An awesome classroom management strategy you've never heard of
If you have a cell phone or landline in your classroom, you’ve got everything you need for your students to make “Brag Phone Calls.” Did a number of your students recently turn in exceptional work or demonstrate leadership? Brag Phone Calls give these students the opportunity to call home and brag to their parents about it.

Spark It: A free reading assessment tool for parents and teachers

It’s unfortunate, but every year we encounter struggling readers who have been lost in the shuffle or flown under the “reading radar” for years. So you can imagine how pleased we were to come across Spark it, a free reading assessment tool that not only evaluates readers’ skill level, but also offers recommendations for improvement and activities to develop their skills.

Text-Based Games: A cure for the common book?
When Bantam discontinued its popular Choose-Your-Own-Adventure book series in the late 90s, our students shed a few tears. Thankfully, Choice of Games—an online publisher who has been releasing “text-based games”—has picked up where Bantam left off. Did we mention that all of their books are completely free?

No More Poetry-Induced Groans: 2 unconventional Poetry Lessons
Robert Frost once said that free verse poetry is “like playing tennis with the nets down.” Mr. Frost may not approve, but we want to help you take down the proverbial nets and give your students two poetry lessons they’ll actually enjoy.

How to Make Earth Day Relevant to Students
Technically Earth Day falls on April 22 every year, but we know how important it is to commemorate the holiday every day. To help you do this, we put together a free downloadable guide that offers two student-friendly activities that will:

  • Help students visualize and understand how oil spills impact our planet
  • Give students the opportunity to use two methods currently used to clean up oil spills

    Summer 2013 Deadlines

Tags: reading assessment, Best of, reading comprehension, classroom management, reluctant readers, earth day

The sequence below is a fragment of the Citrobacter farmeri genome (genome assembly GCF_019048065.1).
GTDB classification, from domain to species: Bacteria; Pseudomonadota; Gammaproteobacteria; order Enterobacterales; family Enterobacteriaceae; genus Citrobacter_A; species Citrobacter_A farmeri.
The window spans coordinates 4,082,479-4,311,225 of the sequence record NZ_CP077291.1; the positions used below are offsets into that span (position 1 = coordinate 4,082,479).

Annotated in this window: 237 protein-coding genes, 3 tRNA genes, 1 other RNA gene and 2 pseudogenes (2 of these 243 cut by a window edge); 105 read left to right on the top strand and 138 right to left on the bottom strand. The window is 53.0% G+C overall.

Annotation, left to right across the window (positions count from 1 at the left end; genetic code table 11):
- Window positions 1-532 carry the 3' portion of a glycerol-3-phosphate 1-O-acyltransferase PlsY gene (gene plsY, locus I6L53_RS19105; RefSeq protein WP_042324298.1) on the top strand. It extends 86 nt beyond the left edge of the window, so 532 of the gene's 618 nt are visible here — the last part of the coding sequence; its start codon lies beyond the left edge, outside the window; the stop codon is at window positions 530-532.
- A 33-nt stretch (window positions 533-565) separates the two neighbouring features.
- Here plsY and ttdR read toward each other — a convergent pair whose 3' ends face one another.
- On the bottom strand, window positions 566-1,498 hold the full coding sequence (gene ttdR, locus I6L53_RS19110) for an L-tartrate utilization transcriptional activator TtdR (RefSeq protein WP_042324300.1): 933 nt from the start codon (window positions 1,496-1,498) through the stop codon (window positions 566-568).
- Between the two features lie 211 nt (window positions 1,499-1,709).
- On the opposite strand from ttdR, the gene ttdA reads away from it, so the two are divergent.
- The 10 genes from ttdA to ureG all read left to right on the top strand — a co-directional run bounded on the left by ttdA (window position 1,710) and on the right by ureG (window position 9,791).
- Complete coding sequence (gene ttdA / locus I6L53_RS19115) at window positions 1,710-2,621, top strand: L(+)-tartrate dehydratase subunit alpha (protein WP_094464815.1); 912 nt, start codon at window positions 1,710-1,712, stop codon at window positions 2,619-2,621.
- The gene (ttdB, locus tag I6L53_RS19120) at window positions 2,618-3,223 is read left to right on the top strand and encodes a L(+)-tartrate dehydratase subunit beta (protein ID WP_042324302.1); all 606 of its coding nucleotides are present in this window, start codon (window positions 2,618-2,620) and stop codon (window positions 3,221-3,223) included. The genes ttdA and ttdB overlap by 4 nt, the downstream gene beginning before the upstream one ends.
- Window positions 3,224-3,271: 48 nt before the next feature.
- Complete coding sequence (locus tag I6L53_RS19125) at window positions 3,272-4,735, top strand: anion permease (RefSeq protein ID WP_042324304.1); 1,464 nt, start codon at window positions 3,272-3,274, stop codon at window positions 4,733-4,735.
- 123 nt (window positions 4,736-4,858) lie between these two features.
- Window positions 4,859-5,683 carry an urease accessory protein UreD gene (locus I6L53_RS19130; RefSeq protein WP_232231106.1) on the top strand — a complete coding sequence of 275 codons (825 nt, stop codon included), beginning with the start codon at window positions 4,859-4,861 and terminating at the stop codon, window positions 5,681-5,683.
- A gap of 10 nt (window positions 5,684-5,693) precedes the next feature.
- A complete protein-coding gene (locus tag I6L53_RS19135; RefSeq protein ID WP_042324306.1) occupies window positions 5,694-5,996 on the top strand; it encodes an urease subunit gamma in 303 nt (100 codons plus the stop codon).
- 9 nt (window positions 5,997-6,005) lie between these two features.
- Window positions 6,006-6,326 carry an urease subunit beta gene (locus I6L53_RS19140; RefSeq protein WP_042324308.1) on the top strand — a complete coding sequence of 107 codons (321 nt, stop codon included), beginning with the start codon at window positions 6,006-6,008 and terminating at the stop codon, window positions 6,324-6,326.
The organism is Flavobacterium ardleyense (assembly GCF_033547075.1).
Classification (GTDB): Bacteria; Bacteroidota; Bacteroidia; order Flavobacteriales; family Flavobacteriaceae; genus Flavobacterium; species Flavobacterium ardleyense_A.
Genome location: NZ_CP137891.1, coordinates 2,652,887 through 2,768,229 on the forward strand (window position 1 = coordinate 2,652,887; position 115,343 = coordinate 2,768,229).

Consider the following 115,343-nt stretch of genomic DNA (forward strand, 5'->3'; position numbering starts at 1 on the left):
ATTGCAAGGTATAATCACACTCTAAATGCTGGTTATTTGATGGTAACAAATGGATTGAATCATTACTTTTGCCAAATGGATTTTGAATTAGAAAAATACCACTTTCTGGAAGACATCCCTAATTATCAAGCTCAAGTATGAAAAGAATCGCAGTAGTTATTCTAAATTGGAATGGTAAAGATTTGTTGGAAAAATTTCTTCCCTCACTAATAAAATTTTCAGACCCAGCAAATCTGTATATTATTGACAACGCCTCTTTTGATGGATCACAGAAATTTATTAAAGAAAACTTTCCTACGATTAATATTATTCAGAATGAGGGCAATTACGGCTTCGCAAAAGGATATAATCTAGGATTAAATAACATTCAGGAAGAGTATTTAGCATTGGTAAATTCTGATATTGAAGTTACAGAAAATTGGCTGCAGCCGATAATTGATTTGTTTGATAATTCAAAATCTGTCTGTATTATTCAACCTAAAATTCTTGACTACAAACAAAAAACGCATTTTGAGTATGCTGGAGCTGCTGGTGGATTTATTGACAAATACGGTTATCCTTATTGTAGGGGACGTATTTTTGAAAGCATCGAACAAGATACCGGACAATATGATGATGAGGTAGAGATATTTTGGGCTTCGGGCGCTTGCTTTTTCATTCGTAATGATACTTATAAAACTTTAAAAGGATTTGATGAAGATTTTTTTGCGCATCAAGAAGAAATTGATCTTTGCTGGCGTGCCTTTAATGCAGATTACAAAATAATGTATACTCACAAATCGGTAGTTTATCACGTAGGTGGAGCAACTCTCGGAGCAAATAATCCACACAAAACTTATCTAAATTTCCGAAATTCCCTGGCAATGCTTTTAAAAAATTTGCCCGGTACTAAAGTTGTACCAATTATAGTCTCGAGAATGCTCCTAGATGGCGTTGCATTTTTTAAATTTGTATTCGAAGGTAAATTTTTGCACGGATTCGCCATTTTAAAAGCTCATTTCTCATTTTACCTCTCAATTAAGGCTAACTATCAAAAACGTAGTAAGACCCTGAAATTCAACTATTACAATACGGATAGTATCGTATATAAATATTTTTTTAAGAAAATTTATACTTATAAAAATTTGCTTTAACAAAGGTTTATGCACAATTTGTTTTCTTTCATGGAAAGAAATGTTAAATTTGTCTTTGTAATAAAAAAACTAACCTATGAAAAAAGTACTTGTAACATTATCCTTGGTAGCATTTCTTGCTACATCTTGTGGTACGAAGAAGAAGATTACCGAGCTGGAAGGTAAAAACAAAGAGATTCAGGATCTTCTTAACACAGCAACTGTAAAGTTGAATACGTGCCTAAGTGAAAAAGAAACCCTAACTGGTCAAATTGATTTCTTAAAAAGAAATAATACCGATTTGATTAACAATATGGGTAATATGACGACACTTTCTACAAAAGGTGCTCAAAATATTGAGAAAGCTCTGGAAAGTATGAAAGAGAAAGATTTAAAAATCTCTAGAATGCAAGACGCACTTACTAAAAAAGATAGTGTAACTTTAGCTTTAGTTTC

Spark It: A free reading assessment tool for parents and teachers

Posted by Marygrove MAT on Apr 9, 2013 9:16:00 AM

reading assessmentIt’s unfortunate, but every year we encounter struggling readers who have been lost in the shuffle or flown under the “reading radar” for years. So you can imagine how pleased we were to come across Spark it, a free reading assessment tool that not only evaluates readers’ skill level, but also offers recommendations for improvement and activities to develop their skills.

What impressed us about Spark It was its “user-friendliness.” As parents facilitate the four parts of the assessment, they’re guided by pop-up icons that tell them exactly what to do, when to do it and what they should say. Should parents experience any issues during the assessment, they can refer to the “tips” icon.

SparkIt assesses students’ proficiency in four areas:

  • Vocabulary (Picture Identification): Looking at pictures of objects and correctly naming the objects
  • Fluency (Rapid Naming): Quickly naming a string of familiar items—a series of numbers, letters or colors
  • Phonemic Awareness: Understanding how individual letter sounds combine to make a word and saying them
  • Letter and Word Calling: Pronouncing letters and words correctly, either by sight (just knowing it) or by sounding them out

 reading assessment2

Once the reading assessment is finished, you’ll receive instant results (see above picture) along with a personalized plan to help the reader improve his or her skills.

 

Guide to Reading Comprehension

Tags: reading assessment, reading comprehension, reading instruction, reading specialist, struggling reader, reading ability, reading fluency

Subscribe to the Marygrove MAT Blog!

Comments on this Blog Post